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This year we participated in both days of a local agility seminar taught by national trainers. Last year we went for only one day. About 6 months ago I took agility trials off the table because I felt frustrated at lack of progress. This seminar showed me just how far we’ve come in a year. The instructors were so helpful and validated some things I’d heard from my agility teacher and training friends; I just hadn’t continued the work.

Maybe this is a pitch to not give up and to take advantage of extra training opportunities. It was also beneficial to see my dog through others’ eyes, including my favorite barn hunt judge who was in the same seminar. She shared her observations of how my dog hunts in barn hunt (the consumate professional) and his pure joy at agility. So kind of her. She also said that our dogs would be a good pair at barn hunt nationals . . that would be a blast!

These photos are fuzzy because they’re taken from video. But I think they show joy!
 

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Oh that looks like fun. I am so glad you are pushing through your frustration and listening to other trainers. It's hard when you feel like you ran into a wall with your training to figure out where things are going wrong. Did the seminar jump start your desire to trial in agility? It looked like it jump started your dog!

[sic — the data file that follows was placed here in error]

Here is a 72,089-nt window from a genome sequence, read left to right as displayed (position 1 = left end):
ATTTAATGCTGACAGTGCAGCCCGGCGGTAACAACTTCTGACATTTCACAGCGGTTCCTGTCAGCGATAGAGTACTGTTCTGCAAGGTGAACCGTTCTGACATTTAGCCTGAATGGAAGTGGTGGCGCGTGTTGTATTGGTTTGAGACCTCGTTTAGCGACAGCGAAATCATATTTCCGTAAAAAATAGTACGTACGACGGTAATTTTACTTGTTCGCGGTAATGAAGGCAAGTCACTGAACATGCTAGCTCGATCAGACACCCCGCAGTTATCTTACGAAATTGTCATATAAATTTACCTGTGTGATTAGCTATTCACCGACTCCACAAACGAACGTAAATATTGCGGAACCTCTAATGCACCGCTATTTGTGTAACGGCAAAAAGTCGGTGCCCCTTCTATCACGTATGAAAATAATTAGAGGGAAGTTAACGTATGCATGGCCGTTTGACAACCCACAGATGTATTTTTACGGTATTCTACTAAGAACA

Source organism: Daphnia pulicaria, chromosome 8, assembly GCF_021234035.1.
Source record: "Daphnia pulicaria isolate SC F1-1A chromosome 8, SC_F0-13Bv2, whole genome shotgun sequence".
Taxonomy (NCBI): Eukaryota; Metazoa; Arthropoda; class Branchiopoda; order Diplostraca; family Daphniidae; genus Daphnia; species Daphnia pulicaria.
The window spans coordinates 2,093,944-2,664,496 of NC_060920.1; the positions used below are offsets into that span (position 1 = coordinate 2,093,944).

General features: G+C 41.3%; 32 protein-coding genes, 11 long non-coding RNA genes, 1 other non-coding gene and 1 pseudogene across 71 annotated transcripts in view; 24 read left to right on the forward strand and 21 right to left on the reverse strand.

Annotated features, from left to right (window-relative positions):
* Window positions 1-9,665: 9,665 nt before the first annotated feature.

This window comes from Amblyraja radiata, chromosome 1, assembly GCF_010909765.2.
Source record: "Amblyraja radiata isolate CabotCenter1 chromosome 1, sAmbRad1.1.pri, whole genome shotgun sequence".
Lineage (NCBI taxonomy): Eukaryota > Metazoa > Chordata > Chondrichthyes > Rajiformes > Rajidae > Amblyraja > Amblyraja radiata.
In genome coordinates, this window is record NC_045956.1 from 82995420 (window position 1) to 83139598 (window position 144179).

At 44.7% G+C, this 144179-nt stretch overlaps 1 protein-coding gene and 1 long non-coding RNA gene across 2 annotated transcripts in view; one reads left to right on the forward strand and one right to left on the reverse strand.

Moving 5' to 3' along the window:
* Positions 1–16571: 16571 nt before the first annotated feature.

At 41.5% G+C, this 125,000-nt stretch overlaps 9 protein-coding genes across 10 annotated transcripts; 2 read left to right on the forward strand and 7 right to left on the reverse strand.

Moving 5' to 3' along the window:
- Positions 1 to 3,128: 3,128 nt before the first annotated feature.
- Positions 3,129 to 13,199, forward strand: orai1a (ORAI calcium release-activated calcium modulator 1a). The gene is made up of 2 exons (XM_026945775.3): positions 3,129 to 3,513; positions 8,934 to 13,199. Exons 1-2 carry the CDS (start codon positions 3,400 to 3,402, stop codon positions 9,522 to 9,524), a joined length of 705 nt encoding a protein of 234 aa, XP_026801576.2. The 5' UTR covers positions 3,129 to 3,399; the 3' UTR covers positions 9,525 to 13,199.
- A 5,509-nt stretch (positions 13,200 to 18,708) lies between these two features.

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Yes, Click, I now believe that it’s possible for me to handle my dog in agility. He’s so big and fast that I lamented he didn’t have a more experienced trainer. The instructors talked about setting criteria and acting on it. For example, being willing to walk off the course if you’re dog breaks its start line stay if that’s the criteria. It was helpful to see experienced handlers dealing with similar issues. The co-owner of the agility facility where I train has a creeping border collie. She took him off the field the first time he did this and he became better as the day progressed.

This morning I met the regular agility practice group at the club. I employed the tactics from the seminar and had two clean runs. I wasn’t the only surprised person there.

The other idea that struck me from the weekend was preparation for practice. I often feel tired before class and am bringing my job with me in my head. This isn’t lost on my dog. It will be interesting to see if the new strategies carry over into obedience training.
 

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It’s wonderful that you had such a positive experience.

I’ve taken seminars with my trainers in agility and it was fun to see the national trainer making the same comments to my trainers that they make to me.

I see dog training is always a work in progress. I’m like you, I have a very fast dog and I’m so slow that I wish she had a more experienced younger trainer. We are learning to work together as a team.
 
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